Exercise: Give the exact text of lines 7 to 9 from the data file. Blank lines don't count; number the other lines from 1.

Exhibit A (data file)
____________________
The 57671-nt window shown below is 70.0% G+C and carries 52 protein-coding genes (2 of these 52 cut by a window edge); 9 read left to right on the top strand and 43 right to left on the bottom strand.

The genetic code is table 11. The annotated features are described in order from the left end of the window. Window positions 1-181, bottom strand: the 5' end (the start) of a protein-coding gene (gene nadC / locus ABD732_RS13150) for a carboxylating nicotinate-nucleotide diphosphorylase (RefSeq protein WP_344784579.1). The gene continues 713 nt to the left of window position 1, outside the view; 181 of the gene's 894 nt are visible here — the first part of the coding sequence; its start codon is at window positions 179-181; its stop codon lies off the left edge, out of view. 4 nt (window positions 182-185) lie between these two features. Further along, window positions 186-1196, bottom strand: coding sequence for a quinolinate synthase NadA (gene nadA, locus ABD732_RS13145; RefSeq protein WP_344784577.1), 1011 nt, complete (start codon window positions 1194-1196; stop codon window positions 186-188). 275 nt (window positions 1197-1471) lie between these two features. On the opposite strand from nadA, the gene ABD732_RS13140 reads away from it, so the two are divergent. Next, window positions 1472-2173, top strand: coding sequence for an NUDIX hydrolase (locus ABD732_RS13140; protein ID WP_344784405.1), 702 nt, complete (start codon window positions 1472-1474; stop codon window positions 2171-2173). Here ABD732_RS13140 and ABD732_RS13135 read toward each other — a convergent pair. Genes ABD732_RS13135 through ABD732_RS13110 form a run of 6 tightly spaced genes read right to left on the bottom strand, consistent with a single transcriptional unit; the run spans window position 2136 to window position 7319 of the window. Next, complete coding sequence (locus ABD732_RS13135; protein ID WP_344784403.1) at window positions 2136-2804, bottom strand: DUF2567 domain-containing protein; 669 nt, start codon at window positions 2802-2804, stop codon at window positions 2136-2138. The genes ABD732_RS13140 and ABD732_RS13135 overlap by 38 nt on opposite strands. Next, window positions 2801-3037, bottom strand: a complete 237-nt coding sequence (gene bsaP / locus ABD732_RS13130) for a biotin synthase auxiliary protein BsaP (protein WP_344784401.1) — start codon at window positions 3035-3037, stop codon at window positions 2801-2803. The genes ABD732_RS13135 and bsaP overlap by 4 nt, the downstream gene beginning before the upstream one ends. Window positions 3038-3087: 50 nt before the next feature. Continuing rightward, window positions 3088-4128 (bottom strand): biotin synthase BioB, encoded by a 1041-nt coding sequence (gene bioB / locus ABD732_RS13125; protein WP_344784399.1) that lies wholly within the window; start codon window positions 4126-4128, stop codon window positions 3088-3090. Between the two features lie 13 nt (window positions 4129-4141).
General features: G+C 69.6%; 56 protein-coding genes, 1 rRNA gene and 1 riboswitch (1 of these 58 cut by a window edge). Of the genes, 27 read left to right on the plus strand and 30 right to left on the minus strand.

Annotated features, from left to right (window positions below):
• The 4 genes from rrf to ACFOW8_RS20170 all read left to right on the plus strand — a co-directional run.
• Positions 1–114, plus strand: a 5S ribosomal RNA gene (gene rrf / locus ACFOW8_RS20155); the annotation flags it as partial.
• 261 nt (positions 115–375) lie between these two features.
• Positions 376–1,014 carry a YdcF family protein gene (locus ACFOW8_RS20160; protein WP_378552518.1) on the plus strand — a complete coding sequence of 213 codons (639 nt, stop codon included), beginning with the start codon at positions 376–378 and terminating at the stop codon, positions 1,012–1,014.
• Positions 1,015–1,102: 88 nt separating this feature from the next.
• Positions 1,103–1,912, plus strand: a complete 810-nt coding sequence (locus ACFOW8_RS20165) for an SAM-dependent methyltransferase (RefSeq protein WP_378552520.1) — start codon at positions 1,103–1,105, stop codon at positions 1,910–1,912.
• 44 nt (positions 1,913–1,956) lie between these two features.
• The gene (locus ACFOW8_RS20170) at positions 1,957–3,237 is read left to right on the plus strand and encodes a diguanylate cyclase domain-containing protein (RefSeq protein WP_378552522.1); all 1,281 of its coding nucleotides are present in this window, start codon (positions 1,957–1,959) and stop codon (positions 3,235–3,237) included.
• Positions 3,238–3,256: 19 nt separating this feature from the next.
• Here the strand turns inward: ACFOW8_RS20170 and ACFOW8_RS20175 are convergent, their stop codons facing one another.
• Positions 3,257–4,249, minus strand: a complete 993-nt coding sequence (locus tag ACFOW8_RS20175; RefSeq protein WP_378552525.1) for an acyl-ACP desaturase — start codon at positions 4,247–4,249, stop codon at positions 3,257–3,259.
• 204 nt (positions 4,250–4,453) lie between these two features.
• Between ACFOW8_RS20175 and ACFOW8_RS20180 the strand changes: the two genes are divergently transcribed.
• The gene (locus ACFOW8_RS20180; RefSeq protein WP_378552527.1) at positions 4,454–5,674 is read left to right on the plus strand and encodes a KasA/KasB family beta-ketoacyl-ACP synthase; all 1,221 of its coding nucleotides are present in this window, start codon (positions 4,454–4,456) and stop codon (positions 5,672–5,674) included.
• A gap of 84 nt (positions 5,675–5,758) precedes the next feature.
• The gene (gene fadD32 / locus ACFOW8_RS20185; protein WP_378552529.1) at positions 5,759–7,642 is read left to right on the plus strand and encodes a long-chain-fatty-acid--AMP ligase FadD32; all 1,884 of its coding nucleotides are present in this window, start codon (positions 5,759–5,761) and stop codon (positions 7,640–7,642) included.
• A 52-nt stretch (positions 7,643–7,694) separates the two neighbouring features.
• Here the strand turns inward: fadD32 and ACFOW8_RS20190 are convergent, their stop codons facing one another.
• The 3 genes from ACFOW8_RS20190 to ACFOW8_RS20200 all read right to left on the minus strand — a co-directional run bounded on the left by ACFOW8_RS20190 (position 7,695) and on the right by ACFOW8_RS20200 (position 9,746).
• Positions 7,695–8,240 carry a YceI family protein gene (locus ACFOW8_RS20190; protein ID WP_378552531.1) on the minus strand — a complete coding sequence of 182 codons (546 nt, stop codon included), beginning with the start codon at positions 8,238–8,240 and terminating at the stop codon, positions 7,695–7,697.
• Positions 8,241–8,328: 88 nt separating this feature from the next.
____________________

• 261 nt (positions 115–375) lie between these two features.
• Positions 376–1,014 carry a YdcF family protein gene (locus ACFOW8_RS20160; protein WP_378552518.1) on the plus strand — a complete coding sequence of 213 codons (639 nt, stop codon included), beginning with the start codon at positions 376–378 and terminating at the stop codon, positions 1,012–1,014.
• Positions 1,015–1,102: 88 nt separating this feature from the next.